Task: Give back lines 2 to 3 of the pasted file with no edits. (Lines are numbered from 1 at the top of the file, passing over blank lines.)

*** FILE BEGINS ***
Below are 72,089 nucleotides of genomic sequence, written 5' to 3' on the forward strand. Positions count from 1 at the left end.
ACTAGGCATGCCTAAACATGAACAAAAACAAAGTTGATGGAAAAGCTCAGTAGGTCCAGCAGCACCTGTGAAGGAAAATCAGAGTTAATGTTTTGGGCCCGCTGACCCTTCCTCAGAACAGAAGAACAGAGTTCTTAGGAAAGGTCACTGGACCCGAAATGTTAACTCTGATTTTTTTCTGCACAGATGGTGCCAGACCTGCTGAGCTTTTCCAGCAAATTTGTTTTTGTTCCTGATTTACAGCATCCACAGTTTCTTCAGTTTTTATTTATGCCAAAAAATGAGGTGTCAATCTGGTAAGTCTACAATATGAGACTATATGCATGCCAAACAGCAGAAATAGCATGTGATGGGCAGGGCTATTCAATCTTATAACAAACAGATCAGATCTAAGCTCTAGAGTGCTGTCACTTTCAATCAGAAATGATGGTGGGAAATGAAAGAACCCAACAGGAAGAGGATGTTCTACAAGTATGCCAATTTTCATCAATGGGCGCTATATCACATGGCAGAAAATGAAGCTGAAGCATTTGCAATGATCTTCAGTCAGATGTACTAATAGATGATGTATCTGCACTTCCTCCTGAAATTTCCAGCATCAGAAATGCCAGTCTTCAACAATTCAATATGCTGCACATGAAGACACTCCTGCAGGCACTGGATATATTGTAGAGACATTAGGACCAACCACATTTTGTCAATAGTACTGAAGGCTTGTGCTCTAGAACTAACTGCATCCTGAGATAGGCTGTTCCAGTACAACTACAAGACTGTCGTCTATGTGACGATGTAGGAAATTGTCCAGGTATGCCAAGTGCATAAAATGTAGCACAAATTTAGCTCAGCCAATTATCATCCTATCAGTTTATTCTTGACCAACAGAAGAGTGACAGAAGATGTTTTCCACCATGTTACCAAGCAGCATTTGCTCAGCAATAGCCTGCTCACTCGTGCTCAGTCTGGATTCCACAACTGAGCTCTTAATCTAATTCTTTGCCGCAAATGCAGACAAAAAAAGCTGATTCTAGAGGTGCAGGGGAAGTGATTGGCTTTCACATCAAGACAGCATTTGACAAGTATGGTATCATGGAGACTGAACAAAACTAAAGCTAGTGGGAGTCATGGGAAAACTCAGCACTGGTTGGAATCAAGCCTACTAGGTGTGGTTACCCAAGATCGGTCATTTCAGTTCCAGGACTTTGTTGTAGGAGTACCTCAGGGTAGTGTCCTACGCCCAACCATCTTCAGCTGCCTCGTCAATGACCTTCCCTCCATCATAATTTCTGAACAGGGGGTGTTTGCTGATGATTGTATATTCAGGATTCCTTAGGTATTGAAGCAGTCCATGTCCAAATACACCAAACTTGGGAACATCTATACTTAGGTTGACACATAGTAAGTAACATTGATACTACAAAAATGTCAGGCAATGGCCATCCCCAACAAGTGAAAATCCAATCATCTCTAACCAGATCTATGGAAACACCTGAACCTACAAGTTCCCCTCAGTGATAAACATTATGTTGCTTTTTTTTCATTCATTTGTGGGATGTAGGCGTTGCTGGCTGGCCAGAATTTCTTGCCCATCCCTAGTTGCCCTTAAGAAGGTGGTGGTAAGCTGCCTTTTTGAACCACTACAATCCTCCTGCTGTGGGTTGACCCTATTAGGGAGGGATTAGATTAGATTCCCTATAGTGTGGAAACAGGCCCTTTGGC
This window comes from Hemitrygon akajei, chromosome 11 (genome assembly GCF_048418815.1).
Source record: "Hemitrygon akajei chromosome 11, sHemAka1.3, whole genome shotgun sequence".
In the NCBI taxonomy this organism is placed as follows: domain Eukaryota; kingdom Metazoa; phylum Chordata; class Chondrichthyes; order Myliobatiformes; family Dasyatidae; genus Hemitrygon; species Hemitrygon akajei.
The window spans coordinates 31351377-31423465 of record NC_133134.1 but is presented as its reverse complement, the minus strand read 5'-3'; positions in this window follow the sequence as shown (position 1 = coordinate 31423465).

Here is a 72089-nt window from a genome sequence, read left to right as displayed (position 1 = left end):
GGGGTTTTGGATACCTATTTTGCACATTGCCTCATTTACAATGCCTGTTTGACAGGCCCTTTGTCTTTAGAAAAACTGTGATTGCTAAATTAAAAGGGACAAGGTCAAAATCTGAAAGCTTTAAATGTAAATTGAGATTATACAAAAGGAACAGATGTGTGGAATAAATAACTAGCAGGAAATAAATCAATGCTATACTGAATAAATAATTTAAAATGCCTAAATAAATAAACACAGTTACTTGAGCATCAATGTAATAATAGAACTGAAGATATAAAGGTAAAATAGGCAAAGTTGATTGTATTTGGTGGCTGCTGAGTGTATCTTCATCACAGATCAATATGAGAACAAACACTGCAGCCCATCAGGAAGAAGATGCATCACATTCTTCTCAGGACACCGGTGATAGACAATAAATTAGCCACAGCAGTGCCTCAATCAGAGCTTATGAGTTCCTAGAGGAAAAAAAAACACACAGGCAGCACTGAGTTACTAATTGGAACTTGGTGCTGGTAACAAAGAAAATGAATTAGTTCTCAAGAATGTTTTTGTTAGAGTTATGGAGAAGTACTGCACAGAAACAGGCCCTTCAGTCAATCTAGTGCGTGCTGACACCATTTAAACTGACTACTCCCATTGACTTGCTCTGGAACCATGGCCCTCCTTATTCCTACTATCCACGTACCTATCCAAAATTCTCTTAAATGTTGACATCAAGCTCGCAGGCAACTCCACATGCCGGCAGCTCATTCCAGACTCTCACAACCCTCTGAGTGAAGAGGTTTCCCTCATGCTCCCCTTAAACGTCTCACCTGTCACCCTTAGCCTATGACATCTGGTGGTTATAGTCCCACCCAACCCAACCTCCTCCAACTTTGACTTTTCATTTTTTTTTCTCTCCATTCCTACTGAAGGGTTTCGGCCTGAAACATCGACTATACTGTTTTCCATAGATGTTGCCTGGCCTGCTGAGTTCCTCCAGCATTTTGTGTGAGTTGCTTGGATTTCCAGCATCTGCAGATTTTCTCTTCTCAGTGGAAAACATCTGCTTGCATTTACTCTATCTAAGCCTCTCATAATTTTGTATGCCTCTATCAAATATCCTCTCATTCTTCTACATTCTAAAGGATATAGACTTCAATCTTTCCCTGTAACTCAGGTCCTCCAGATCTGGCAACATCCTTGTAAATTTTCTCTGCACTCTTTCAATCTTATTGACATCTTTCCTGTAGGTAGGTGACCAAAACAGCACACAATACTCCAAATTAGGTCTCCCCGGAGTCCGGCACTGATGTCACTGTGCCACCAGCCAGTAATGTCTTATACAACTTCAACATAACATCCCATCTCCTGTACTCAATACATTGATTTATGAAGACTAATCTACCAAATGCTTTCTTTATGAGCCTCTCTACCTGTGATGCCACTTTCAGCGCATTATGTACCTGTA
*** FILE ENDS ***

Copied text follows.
ACTAGGCATGCCTAAACATGAACAAAAACAAAGTTGATGGAAAAGCTCAGTAGGTCCAGCAGCACCTGTGAAGGAAAATCAGAGTTAATGTTTTGGGCCCGCTGACCCTTCCTCAGAACAGAAGAACAGAGTTCTTAGGAAAGGTCACTGGACCCGAAATGTTAACTCTGATTTTTTTCTGCACAGATGGTGCCAGACCTGCTGAGCTTTTCCAGCAAATTTGTTTTTGTTCCTGATTTACAGCATCCACAGTTTCTTCAGTTTTTATTTATGCCAAAAAATGAGGTGTCAATCTGGTAAGTCTACAATATGAGACTATATGCATGCCAAACAGCAGAAATAGCATGTGATGGGCAGGGCTATTCAATCTTATAACAAACAGATCAGATCTAAGCTCTAGAGTGCTGTCACTTTCAATCAGAAATGATGGTGGGAAATGAAAGAACCCAACAGGAAGAGGATGTTCTACAAGTATGCCAATTTTCATCAATGGGCGCTATATCACATGGCAGAAAATGAAGCTGAAGCATTTGCAATGATCTTCAGTCAGATGTACTAATAGATGATGTATCTGCACTTCCTCCTGAAATTTCCAGCATCAGAAATGCCAGTCTTCAACAATTCAATATGCTGCACATGAAGACACTCCTGCAGGCACTGGATATATTGTAGAGACATTAGGACCAACCACATTTTGTCAATAGTACTGAAGGCTTGTGCTCTAGAACTAACTGCATCCTGAGATAGGCTGTTCCAGTACAACTACAAGACTGTCGTCTATGTGACGATGTAGGAAATTGTCCAGGTATGCCAAGTGCATAAAATGTAGCACAAATTTAGCTCAGCCAATTATCATCCTATCAGTTTATTCTTGACCAACAGAAGAGTGACAGAAGATGTTTTCCACCATGTTACCAAGCAGCATTTGCTCAGCAATAGCCTGCTCACTCGTGCTCAGTCTGGATTCCACAACTGAGCTCTTAATCTAATTCTTTGCCGCAAATGCAGACAAAAAAAGCTGATTCTAGAGGTGCAGGGGAAGTGATTGGCTTTCACATCAAGACAGCATTTGACAAGTATGGTATCATGGAGACTGAACAAAACTAAAGCTAGTGGGAGTCATGGGAAAACTCAGCACTGGTTGGAATCAAGCCTACTAGGTGTGGTTACCCAAGATCGGTCATTTCAGTTCCAGGACTTTGTTGTAGGAGTACCTCAGGGTAGTGTCCTACGCCCAACCATCTTCAGCTGCCTCGTCAATGACCTTCCCTCCATCATAATTTCTGAACAGGGGGTGTTTGCTGATGATTGTATATTCAGGATTCCTTAGGTATTGAAGCAGTCCATGTCCAAATACACCAAACTTGGGAACATCTATACTTAGGTTGACACATAGTAAGTAACATTGATACTACAAAAATGTCAGGCAATGGCCATCCCCAACAAGTGAAAATCCAATCATCTCTAACCAGATCTATGGAAACACCTGAACCTACAAGTTCCCCTCAGTGATAAACATTATGTTGCTTTTTTTTCATTCATTTGTGGGATGTAGGCGTTGCTGGCTGGCCAGAATTTCTTGCCCATCCCTAGTTGCCCTTAAGAAGGTGGTGGTAAGCTGCCTTTTTGAACCACTACAATCCTCCTGCTGTGGGTTGACCCTATTAGGGAGGGATTAGATTAGATTCCCTATAGTGTGGAAACAGGCCCTTTGGC
This window comes from Hemitrygon akajei, chromosome 11 (genome assembly GCF_048418815.1).